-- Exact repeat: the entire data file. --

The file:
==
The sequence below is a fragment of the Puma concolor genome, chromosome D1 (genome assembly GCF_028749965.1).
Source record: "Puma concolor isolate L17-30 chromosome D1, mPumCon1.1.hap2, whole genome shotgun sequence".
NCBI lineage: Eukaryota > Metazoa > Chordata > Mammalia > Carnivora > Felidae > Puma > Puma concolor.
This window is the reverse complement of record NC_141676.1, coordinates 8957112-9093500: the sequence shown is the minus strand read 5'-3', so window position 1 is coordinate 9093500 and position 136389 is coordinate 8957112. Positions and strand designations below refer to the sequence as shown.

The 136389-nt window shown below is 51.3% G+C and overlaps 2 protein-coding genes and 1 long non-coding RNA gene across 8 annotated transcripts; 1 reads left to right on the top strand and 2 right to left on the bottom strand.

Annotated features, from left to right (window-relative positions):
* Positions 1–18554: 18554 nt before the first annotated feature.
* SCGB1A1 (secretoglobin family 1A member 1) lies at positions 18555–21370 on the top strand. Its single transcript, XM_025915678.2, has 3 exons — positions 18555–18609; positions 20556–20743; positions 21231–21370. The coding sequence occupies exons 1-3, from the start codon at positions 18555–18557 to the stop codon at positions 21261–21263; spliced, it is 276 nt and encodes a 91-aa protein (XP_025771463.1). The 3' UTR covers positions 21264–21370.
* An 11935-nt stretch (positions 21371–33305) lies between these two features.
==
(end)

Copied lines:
The sequence below is a fragment of the Puma concolor genome, chromosome D1 (genome assembly GCF_028749965.1).
Source record: "Puma concolor isolate L17-30 chromosome D1, mPumCon1.1.hap2, whole genome shotgun sequence".
NCBI lineage: Eukaryota > Metazoa > Chordata > Mammalia > Carnivora > Felidae > Puma > Puma concolor.
This window is the reverse complement of record NC_141676.1, coordinates 8957112-9093500: the sequence shown is the minus strand read 5'-3', so window position 1 is coordinate 9093500 and position 136389 is coordinate 8957112. Positions and strand designations below refer to the sequence as shown.

The 136389-nt window shown below is 51.3% G+C and overlaps 2 protein-coding genes and 1 long non-coding RNA gene across 8 annotated transcripts; 1 reads left to right on the top strand and 2 right to left on the bottom strand.

Annotated features, from left to right (window-relative positions):
* Positions 1–18554: 18554 nt before the first annotated feature.
* SCGB1A1 (secretoglobin family 1A member 1) lies at positions 18555–21370 on the top strand. Its single transcript, XM_025915678.2, has 3 exons — positions 18555–18609; positions 20556–20743; positions 21231–21370. The coding sequence occupies exons 1-3, from the start codon at positions 18555–18557 to the stop codon at positions 21261–21263; spliced, it is 276 nt and encodes a 91-aa protein (XP_025771463.1). The 3' UTR covers positions 21264–21370.
* An 11935-nt stretch (positions 21371–33305) lies between these two features.